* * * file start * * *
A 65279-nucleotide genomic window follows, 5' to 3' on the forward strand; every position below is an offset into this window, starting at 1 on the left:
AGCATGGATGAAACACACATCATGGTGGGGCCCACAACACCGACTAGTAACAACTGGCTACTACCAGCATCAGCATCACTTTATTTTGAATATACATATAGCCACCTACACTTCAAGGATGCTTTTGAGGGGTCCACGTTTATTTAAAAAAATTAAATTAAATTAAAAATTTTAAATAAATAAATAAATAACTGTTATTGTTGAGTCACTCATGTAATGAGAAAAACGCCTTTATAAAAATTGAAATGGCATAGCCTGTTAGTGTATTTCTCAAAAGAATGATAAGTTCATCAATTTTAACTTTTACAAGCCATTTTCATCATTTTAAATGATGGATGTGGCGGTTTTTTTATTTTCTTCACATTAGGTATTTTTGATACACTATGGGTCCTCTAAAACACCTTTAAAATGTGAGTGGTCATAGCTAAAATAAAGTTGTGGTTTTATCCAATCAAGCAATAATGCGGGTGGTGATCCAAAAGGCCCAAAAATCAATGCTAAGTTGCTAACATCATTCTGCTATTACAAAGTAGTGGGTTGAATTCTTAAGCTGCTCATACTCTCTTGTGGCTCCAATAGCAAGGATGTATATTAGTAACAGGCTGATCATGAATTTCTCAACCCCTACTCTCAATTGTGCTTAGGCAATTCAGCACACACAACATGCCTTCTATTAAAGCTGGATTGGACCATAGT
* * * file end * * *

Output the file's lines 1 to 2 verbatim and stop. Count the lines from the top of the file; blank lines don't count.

A 65279-nucleotide genomic window follows, 5' to 3' on the forward strand; every position below is an offset into this window, starting at 1 on the left:
AGCATGGATGAAACACACATCATGGTGGGGCCCACAACACCGACTAGTAACAACTGGCTACTACCAGCATCAGCATCACTTTATTTTGAATATACATATAGCCACCTACACTTCAAGGATGCTTTTGAGGGGTCCACGTTTATTTAAAAAAATTAAATTAAATTAAAAATTTTAAATAAATAAATAAATAACTGTTATTGTTGAGTCACTCATGTAATGAGAAAAACGCCTTTATAAAAATTGAAATGGCATAGCCTGTTAGTGTATTTCTCAAAAGAATGATAAGTTCATCAATTTTAACTTTTACAAGCCATTTTCATCATTTTAAATGATGGATGTGGCGGTTTTTTTATTTTCTTCACATTAGGTATTTTTGATACACTATGGGTCCTCTAAAACACCTTTAAAATGTGAGTGGTCATAGCTAAAATAAAGTTGTGGTTTTATCCAATCAAGCAATAATGCGGGTGGTGATCCAAAAGGCCCAAAAATCAATGCTAAGTTGCTAACATCATTCTGCTATTACAAAGTAGTGGGTTGAATTCTTAAGCTGCTCATACTCTCTTGTGGCTCCAATAGCAAGGATGTATATTAGTAACAGGCTGATCATGAATTTCTCAACCCCTACTCTCAATTGTGCTTAGGCAATTCAGCACACACAACATGCCTTCTATTAAAGCTGGATTGGACCATAGT